Oliver Postage died this month. His voice, instantly recognisable to millions of British children, harks back to a fairer, more generous, more innocent time. A time of wonder, of looking up to the nights sky and wondering about life on a small blue planet in space and the strange whistling knitted creatures that live there. His animated stories of ‘The Clangers’ gave us a sense of politeness and calm. A world of soup dragons and copper trees, of magic froglets and music that grew on trees that you could use to power a flying boat (or to eat). “It’s nice to have visitors” said Oliver’s narration, “but sometimes it’s even nicer to see them go”.
‘Ivor the Engine‘ told us the stories of a Welsh steam engine who sang in the choir. The stillness and warmth of the tales gave children a sense of peace and friendship not found in modern television storytelling with its crashes, bangs and rushing around. My three year old son loves Ivor. He has a tiny toy train and imagines his own adventures, making the sound, “Sher-ta-coo, sher-ta-coo” as his plays.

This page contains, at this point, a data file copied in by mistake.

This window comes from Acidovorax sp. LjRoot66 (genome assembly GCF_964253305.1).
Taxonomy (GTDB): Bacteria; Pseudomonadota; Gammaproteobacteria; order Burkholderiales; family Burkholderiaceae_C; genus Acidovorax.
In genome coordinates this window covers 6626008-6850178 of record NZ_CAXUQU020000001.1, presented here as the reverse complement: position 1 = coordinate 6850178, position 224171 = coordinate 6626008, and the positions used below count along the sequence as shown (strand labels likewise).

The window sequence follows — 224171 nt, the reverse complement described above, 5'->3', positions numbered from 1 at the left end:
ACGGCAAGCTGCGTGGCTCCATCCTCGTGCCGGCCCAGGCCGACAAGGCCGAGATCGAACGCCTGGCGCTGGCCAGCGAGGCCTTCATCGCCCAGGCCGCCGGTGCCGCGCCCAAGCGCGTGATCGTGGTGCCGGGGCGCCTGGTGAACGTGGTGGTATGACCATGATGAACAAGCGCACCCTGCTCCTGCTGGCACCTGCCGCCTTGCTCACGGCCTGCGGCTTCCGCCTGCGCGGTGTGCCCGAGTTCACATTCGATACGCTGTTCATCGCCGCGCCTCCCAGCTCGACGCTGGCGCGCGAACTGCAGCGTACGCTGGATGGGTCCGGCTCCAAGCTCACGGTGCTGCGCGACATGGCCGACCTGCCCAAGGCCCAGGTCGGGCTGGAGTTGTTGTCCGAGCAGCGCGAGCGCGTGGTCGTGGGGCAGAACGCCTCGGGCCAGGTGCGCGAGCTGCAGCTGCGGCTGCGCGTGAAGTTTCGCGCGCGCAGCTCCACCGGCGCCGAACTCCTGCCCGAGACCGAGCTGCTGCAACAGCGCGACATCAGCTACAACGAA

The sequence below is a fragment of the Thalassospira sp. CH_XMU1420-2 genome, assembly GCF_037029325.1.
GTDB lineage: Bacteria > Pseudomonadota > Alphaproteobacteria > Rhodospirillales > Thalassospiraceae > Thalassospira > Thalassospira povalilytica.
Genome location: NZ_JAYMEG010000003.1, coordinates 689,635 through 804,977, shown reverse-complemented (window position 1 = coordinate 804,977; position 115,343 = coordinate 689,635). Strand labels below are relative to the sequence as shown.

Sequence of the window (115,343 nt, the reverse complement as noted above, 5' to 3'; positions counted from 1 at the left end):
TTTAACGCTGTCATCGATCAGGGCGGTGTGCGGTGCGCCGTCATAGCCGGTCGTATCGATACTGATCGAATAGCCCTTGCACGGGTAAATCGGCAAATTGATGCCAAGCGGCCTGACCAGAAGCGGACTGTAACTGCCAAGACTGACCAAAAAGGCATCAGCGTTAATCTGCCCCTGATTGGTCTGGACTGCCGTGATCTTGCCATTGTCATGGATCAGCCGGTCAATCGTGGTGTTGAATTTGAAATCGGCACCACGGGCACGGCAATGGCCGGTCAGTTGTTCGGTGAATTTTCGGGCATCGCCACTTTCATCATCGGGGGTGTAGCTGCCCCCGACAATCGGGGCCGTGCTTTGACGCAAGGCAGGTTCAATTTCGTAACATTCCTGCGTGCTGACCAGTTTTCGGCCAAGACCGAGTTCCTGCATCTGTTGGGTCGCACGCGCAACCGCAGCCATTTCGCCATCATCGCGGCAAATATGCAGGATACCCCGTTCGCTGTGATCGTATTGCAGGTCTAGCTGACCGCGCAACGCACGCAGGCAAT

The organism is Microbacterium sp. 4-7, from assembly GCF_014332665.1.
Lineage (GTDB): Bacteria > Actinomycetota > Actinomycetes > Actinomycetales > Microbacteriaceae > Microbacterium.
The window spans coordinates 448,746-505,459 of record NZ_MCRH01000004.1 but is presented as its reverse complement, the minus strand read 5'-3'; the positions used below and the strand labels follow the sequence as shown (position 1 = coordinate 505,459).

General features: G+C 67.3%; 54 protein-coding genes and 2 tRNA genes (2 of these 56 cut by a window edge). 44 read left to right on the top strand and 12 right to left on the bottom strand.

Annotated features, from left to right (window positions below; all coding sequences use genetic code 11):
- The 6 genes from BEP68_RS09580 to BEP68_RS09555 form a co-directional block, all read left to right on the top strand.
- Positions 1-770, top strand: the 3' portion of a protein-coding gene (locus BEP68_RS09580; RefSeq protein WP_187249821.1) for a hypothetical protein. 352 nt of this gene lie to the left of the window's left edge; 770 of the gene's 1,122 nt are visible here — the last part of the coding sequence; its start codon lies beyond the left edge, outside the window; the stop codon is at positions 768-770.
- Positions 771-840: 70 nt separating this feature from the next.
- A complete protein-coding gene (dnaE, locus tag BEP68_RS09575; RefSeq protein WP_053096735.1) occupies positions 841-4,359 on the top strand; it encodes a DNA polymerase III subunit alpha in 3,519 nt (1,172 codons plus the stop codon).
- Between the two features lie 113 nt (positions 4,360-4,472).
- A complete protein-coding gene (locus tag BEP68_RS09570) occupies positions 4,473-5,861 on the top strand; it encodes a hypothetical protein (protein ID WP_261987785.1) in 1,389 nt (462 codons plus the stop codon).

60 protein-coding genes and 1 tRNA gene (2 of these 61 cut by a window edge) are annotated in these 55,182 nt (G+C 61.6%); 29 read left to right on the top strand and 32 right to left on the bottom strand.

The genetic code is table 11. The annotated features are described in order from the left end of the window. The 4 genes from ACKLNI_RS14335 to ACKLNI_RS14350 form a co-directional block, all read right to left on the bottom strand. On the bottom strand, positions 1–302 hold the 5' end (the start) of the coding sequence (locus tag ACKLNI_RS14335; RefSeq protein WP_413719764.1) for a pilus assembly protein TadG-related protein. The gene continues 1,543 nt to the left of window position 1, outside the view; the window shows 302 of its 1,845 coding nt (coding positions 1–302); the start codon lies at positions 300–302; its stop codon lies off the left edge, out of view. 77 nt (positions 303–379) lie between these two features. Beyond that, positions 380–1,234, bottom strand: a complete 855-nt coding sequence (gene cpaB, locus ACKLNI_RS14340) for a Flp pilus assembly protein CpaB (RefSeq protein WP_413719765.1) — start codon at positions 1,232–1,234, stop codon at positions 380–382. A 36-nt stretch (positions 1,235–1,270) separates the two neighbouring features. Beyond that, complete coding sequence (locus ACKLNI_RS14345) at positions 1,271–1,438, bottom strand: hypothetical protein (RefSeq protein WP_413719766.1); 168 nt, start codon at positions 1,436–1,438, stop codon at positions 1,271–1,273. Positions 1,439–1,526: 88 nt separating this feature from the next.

The same alternative energy was found in the most loved children’s programme of all time, ‘Bagpuss’. The story of the most important, the most beautiful, the most magical, saggy old cloth cat in the whole wide world. He lived in the window of a junk shop who came to life with all his friends, to mend whatever item Emily brought to the shop.
As you may remember, the Clangers spoke only in whistles. This is what Oliver Postgate said about that challenge:
“They spoke a language of very articulate whistling squeak, which needed to be translated from its natural medium of nuclear magnetic resonance (there being no air to carry sound) into audible terms. The nearest I could get to that was to write out the script in full and then persuade Stephen Sylvester to help me record the dialogue…by reading it, or rather playing the inflections of it, on a selection of Swannee whistles. In this way I was hoping to make a sort of wild-life film in which, by listening carefully, the viewer would be able to understand what was being said and work out what was going on … I made a separate voice-over tape, a sort of intermittent running-commentary on what was going on. It worked quite well but I have always wondered how the films would go in their original form.
I did try it once, I took an episode of The Clangers to the 1984 E.B.U. conference in Germany and showed it to the participants without my voice-over. Afterwards I asked them whether they had been able to understand what the Clangers were saying. ‘But of course.’ they replied. “They are speaking perfect German.’ ‘But no.’ said Gerd, ‘That is not so. They spoke only Swedish.'”
See the remarkable and creative story of the making of the films here. on creativity, design and branding.